Following my established measurement protocol, I configured computer enclosure simulations using the LEAP LTD parameters for Sample 1. I programmed two computer box simulations into LEAP 5, the first a Quasi Third-Order Butterworth (QB3) vented box with a 1.84 ft3 volume (15% fill material) tuned to 47 Hz and an Extended Bass Shelf (EBS) vented alignment with a 3.5 ft3 volume tuned to 36.9 Hz, also simulated with 15% fiberglass damping material.
Figure 2 displays the results for the 18NDXL in the two vented enclosures at 2.83 V and at a voltage level sufficiently high enough to increase cone excursion to Xmax + 15% (9.2 mm for the 18NDXL). This produced a F3 frequency of 72 Hz (F6 = 57 Hz) for the QB3 vented alignment and -3 dB = 51 Hz (F6 = 46 Hz) for the EBS vented simulation. Increasing the voltage input to the simulations until the maximum linear cone excursion was reached resulted in 124 dB at 60 V for the QB3 box and 124 dB for the same 60 V input level for the larger EBS vented box. Figure 3 shows the 2.83 V group delay curves.
Figure 4 shows the 60 V excursion curves. Please note that the drivers were not excursing beyond 4 mm at 60 V and still less than 4 mm at 90 V, so I would conclude that the 18NDXL is more thermally limited than excursion limited, which is a good thing.
Klippel analysis for the Fane 18NDXL Imperium produced the Bl(X), Kms(X), and Bl and Kms symmetry range plots given in Figures 5–8. (Our analyzer is provided courtesy of Klippel GmbH and the analysis is performed by Patrick Turnmire, owner of Redrock Acoustics and author of the SpeaD and RevSpeaD transducer development software.)
The Bl(X) curve for the 18NDXL (see Figure 5) is rather broad and symmetrical with some small amount of offset. Looking at the Bl symmetry plot (see Figure 6), this curve shows a trivial 0.33 mm coil-out offset at the 8 mm physical Xmax position. The offset set remains constant throughout the driver’s operating range, so the coil position in the gap is certainly within QC tolerance.
Figure 7 and Figure 8 show the Kms(X) and Kms symmetry range curves for the Fane 18NDXL Imperium. The Kms(X) curve is also fairly symmetrical in both directions accompanied by an amount of coil-out offset. Looking at the Kms symmetry range plot, the coil-out offset at the driver’s 8 mm physical Xmax is about 2.2 mm. Displacement limiting numbers calculated by the Klippel analyzer for the 18NDXL Imperium were XBl at 70% Bl = 10.1 mm (about 2 mm beyond physical Xmax) and for XC at 75% Cms was 7.3 mm (nearly at Xmax), which means for the 18NDXL Imperium, the compliance is the most limiting factor for the prescribed distortion level of 20%, so in a three-way application, quite good.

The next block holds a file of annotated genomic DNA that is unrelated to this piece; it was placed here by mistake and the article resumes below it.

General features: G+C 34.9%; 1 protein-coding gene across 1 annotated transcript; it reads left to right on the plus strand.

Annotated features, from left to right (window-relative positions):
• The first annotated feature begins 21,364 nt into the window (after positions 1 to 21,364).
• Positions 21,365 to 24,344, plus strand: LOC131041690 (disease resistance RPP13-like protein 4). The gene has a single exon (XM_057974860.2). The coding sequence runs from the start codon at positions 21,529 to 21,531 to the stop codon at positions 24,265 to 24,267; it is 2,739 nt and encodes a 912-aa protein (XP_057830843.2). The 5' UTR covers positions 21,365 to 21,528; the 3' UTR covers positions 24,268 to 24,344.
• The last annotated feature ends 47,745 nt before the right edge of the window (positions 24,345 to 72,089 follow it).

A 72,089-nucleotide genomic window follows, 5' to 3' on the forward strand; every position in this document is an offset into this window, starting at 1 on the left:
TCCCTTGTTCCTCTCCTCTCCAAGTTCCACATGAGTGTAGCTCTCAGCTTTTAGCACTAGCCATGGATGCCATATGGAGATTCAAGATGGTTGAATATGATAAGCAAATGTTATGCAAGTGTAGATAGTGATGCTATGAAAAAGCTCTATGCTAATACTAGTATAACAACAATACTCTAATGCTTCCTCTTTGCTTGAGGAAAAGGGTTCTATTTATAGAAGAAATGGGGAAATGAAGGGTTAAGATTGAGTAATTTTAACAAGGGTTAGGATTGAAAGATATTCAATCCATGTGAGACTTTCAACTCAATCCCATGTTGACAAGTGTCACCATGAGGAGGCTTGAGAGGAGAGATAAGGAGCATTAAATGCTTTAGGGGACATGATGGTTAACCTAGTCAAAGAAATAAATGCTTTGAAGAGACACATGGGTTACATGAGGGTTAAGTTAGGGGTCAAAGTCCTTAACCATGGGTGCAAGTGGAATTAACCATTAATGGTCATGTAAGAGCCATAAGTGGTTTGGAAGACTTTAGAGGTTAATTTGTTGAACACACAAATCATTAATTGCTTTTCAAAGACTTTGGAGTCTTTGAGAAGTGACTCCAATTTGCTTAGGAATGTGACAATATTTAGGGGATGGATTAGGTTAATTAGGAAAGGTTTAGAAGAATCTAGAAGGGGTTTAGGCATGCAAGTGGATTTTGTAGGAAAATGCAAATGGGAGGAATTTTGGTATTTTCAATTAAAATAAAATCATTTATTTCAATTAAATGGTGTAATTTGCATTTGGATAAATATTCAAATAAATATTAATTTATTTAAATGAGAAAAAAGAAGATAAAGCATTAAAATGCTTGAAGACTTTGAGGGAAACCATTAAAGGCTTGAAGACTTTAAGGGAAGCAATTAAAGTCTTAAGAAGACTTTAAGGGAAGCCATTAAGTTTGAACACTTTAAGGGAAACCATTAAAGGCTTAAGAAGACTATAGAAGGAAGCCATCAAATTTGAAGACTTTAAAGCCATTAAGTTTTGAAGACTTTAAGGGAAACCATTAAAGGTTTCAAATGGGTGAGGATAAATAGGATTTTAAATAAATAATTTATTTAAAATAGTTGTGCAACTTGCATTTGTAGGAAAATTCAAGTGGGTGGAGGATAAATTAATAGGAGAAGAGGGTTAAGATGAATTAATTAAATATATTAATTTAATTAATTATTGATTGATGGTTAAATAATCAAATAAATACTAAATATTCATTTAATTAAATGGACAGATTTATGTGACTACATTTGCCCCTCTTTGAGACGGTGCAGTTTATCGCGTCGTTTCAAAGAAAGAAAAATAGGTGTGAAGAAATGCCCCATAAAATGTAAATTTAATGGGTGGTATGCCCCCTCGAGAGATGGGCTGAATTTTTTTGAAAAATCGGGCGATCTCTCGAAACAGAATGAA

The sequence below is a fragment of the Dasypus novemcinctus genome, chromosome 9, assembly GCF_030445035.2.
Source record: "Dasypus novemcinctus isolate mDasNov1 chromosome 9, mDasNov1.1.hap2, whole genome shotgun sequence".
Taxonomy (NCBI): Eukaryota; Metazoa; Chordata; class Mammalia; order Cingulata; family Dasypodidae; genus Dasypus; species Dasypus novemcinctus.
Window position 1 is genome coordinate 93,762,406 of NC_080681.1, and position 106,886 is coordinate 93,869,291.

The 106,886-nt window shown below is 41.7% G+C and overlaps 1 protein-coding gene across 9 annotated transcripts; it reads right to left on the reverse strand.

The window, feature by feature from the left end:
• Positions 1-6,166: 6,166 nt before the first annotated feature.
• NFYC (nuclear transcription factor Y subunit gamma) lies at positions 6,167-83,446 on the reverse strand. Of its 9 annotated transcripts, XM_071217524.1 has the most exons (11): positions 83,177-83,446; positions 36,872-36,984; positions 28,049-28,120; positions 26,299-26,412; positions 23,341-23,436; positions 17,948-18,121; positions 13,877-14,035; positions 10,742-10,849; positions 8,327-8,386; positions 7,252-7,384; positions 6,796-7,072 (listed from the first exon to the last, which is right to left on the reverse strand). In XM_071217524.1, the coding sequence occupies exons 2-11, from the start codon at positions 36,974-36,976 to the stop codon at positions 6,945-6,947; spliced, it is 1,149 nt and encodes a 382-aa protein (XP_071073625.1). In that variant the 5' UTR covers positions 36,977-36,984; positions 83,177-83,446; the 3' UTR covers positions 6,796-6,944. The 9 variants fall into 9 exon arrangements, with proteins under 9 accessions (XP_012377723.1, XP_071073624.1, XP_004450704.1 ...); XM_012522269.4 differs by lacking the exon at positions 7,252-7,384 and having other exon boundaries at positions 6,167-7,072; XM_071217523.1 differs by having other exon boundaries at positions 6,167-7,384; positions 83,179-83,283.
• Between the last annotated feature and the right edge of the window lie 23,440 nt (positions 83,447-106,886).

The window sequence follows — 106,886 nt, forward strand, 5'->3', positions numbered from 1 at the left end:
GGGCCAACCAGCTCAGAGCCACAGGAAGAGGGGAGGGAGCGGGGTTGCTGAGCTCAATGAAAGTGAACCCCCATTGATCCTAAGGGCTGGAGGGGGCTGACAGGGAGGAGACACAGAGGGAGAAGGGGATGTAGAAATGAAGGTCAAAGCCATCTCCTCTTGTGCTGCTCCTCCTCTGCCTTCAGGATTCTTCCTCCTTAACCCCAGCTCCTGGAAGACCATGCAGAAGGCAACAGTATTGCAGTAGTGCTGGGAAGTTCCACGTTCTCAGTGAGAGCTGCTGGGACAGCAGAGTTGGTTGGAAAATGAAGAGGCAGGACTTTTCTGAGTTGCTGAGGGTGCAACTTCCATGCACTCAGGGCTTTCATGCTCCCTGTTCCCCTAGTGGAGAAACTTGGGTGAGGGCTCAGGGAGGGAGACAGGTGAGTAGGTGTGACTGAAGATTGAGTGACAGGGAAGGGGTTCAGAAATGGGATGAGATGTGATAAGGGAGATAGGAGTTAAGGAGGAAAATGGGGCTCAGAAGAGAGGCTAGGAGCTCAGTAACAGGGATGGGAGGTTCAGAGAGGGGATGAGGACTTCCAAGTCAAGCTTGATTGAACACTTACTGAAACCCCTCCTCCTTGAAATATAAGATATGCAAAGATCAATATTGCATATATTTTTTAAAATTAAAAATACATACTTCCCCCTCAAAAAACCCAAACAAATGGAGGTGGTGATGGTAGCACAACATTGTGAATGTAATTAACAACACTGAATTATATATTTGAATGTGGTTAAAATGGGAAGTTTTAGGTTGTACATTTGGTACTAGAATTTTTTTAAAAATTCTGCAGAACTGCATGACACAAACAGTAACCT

Figure 9 gives the Fane 18NDXL Imperium’s inductance curves Le(X). Inductance will typically increase in the rear direction from the zero rest position as the voice coil covers more pole area, which is what is happening here. The inductance swing for this driver is 0.65 mH coil-in to 0 and 0.41 mH coil-out from 0, which might be reduced with the addition of an appropriated placed shorting ring (Faraday Shield).
Following the Klippel testing, I normally perform frequency response measurements on and off-axis, however, I do not have the logistical capability of doing that with 18” and larger diameter woofers, and also because 18” and larger drivers generally crossover over below 500 Hz where there generally isn’t much that is worth talking about. However, I have included the factory on-axis and 45° off-axis response measured in a 975 ltr. enclosure (see Figure 10).
For the remaining series of tests on the Fane 18NDXL Imperium, I employed the Listen, Inc. SoundCheck AudioConnect analyzer and SCM 1/4” microphone (courtesy of my friends at Listen, Inc.) to measure distortion and generate time-frequency plots. For the distortion measurement, I mounted the 18NDXL Imperium rigidly in free-air, and set the SPL to 104 dB at 1 m (11.95 V), using a pink noise stimulus. Then, I measured the distortion with the Listen microphone placed 10 cm from the driver.
This produced the distortion curves shown in Figure 11. Again, since I do not have test enclosures for 18” drivers, I did not perform the usual SoundCheck time domain plots (cumulative spectral decay and Wignerville). Fane is one of the older names in the pro sound industry and also has a highly regarded reputation. The data presented for the Fane 18NDXL Imperium certainly attests to that fact.
For more information about this woofer and other Fane pro sound and musical instrument drivers, visit Fane International pro sound at www.fane-international.com and Fane Guitar speaker website at www.fane-acoustics.com. VC
This article was originally published in Voice Coil, April 2020.